In 2008, one of the five awardees of Gawad Pambansang Alagad ni Balagtas was a small, unassuming man who received the Manuel Baldemor trophy with quiet delight. He wrote under the name “Yun H” or “Cloud Crane.”
His citation reads: “For his admirable achievement in Chinese poetry that reflects the Chinese-Filipino experience in the Philippines, as well as the unbreakable ties of overseas Chinese to their roots and memory. His eight books of poetry, translated into several languages apart from English, show his extraordinary devotion to his craft while finding commonality in the deep but universal experience of humanity, nature, and beauty.”
This prestigious honor, given by the Unyon ng Mga Manunulat sa Pilipinas (Umpil), is conferred upon distinguished writers who publish in any Philippine language.
Yun He was the pseudonym of James Teng Choon Na. Born on April 28, 1942, in Manila, he received his BS Architecture from Far Eastern University.
At 17, he released his first poetry collection, “Melancholic Score.” He published seven other volumes: “Spring Days in Autumn”; “The Rainbow Thief”; “Blue Dust”; “The Wild Plant”; “In Light of Poetry and Photography”; “100 Poems of Yun He”; and “The Wild Plant and Others,” a bilingual anthology.
He was the literary editor of World News, one of the Chinese-Philippine dailies, for over 30 years, and a board member of the Maningning Miclat Art Foundation.
Na belongs to the generation of poets who write with a consciousness of one’s position as Chinese-Filipino. Their poetry confronts the absence of an imagined homeland. Their voice unscrolls verses lamenting a presumed loss and trembling with unquenchable yearnings. Metaphoric acts thus become a way of recovering what has been dispossessed from their being, of moving beyond sites of ambiguity and displacement.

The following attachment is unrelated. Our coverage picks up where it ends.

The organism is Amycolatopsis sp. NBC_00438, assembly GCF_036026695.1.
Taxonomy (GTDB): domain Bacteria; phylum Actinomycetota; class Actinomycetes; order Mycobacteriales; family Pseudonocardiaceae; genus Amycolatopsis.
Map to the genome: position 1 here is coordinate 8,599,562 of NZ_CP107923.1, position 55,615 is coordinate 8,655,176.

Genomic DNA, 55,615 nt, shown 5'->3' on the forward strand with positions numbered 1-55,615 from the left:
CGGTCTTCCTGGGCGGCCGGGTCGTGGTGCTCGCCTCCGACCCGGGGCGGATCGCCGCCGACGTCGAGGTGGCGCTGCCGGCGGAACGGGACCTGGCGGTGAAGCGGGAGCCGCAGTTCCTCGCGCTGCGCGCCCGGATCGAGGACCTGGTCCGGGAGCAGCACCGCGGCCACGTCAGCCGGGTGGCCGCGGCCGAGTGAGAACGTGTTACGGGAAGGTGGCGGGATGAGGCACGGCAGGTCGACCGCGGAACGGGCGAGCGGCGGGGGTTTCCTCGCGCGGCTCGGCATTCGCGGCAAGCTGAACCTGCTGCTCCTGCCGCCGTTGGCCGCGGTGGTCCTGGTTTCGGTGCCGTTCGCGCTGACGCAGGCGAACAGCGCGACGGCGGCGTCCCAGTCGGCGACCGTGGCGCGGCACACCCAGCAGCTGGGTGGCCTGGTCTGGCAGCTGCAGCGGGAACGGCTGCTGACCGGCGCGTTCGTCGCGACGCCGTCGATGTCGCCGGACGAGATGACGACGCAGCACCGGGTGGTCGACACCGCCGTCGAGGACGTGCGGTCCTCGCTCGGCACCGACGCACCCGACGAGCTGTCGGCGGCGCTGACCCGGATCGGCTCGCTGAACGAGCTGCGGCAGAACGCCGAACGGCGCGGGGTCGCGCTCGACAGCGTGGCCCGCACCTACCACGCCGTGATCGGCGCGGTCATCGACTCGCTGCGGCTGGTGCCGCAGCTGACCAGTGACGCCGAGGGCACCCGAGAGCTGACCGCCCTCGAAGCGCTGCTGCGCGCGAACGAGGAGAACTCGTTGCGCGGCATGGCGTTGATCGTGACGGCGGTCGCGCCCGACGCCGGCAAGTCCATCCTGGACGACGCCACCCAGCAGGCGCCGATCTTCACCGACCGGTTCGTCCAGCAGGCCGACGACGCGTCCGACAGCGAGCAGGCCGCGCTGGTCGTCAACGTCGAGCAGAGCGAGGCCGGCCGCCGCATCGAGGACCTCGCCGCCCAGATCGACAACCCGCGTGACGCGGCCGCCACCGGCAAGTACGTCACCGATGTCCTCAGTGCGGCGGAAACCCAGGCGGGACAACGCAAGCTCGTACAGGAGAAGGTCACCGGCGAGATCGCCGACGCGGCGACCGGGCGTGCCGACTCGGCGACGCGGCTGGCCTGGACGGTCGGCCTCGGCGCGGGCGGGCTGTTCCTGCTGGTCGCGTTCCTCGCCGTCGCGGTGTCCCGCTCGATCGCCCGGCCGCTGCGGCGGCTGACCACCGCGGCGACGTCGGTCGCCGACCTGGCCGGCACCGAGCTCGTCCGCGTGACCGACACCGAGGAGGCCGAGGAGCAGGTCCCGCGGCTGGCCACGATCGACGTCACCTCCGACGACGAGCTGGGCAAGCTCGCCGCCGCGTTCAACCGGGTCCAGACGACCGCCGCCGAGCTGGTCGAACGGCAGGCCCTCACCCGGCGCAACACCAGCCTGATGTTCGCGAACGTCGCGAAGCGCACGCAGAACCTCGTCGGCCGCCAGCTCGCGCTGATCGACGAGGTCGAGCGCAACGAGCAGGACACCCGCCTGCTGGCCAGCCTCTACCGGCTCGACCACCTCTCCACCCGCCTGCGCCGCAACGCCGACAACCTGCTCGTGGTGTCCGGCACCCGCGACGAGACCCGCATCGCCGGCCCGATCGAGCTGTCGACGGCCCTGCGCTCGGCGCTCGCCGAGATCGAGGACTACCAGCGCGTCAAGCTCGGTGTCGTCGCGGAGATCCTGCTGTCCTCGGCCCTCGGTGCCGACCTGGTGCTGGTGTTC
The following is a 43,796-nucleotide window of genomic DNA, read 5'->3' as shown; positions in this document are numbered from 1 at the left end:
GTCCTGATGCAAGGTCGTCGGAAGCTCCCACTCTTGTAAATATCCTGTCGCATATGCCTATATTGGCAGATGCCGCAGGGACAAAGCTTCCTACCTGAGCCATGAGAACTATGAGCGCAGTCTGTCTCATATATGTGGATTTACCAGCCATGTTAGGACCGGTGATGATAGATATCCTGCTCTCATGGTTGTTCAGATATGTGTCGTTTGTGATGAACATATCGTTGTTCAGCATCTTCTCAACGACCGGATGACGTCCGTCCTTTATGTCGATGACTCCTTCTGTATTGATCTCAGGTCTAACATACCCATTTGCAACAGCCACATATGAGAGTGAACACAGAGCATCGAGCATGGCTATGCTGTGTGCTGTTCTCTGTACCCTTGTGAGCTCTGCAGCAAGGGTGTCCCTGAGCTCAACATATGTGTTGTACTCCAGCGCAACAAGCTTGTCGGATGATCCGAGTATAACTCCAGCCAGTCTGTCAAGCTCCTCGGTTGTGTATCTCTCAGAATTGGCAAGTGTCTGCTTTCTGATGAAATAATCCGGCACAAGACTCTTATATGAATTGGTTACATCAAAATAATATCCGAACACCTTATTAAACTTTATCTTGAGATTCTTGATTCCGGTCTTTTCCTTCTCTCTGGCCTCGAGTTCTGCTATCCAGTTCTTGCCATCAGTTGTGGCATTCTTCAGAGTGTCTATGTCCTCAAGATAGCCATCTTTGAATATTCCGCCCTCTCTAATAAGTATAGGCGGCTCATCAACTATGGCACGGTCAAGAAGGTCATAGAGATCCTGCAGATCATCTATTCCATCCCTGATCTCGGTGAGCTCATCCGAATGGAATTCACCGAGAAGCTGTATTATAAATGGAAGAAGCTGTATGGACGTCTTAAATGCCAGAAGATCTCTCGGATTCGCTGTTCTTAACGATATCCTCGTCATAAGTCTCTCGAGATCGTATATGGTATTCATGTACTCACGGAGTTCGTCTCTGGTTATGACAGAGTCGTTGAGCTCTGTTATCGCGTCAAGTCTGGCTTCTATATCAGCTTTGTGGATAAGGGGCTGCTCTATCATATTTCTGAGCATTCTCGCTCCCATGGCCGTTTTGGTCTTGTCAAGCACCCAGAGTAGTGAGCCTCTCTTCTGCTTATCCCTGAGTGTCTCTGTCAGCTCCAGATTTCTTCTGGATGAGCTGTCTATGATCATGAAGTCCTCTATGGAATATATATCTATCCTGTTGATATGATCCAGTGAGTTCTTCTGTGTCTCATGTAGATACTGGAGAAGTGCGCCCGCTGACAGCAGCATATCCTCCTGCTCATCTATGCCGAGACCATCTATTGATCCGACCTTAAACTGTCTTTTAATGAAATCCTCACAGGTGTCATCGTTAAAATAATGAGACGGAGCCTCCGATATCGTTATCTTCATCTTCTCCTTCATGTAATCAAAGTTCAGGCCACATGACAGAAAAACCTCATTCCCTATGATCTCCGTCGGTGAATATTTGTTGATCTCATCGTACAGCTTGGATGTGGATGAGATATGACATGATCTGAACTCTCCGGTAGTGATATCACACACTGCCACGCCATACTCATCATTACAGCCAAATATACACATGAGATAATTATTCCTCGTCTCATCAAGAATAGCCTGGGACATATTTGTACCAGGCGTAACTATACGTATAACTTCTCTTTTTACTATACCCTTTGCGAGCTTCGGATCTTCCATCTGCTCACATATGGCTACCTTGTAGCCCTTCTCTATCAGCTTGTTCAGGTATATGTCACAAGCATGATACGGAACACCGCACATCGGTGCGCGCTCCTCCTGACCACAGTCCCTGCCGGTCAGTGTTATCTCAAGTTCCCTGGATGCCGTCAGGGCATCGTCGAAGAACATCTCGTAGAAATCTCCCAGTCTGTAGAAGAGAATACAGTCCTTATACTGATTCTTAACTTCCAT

Such sentiments are evoked in Na’s poem “Snow”: “I regret/ it completely melts when slipped into the envelope/ It seems I can only wish, not possibly/ send what you haven’t seen in all your life yet yearn to see/ the fatherland’s glacial/ white snow.”
The hopeless act of “mailing” snowflakes, or the sheer foolishness of it, does not deter the poet from enacting a figurative performance. This is his mode of unleashing the depth of his sorrow and the strength of his desire.
In his prose poem “Turbulence,” the poet witnesses the passing of ages—of golden harvest, of blazing war, of tearful departures—which he likens to surging seawater.
He sighs: “I dare not face again the turbulence of the sea. I gaze at the fleeting white foam trailing from the stern, vanishing without a trace. A lone gull flies over my head. Suddenly, I have a desire for flight.”
Na’s signature poem is “The Wild Plant,” which illustrates the dislocated condition of an overseas Chinese. Here is a fine translation in Filipino by Joaquin Sy, titled “Ligaw na Halaman”:
Wala namang tangkay.
Wala namang ugat.
Wala namang lupa.
Ito’y isang uri ng ligaw na halaman,
Hua Chiao, Tsino sa ibayong dagat
Commenting on the poems published in “The Poetry Sky Anthology of Contemporary Chinese Poetry, 2005-2006,” edited by Yidan Han, Tom Chandler, the Poet Laureate Emeritus of Rhode Island and professor of Creative Writing at Bryant University, observes: “The Chinese mind strikes me as inherently poetic, even when expressed in the form of conventional prose.”
Moreover, the Chinese language, comprising of ideograms, is intrinsically symbolic.
Chandler cites Na’s poem, “A Heart for Home,” as an example. The poem’s opening verses offer a remarkable perspective: “Why does flight limit itself to looking down/ Clouds will melt into rain or dew/ Falling, sprinkling, seeping into every inch of earth…”
In spite of the casualness of its tone, the poem quakes with emotional vigor and contemplative power.
James Na passed away on Aug. 9. His soul set sail toward a particular shore—the Homeland—as he had envisioned in his poetry.
“Thus the person awaiting / Is transfixed, a tree/ As if in an embrace/ Spreading out, toward heaven, a thousand hands” (“A Heart for Home”).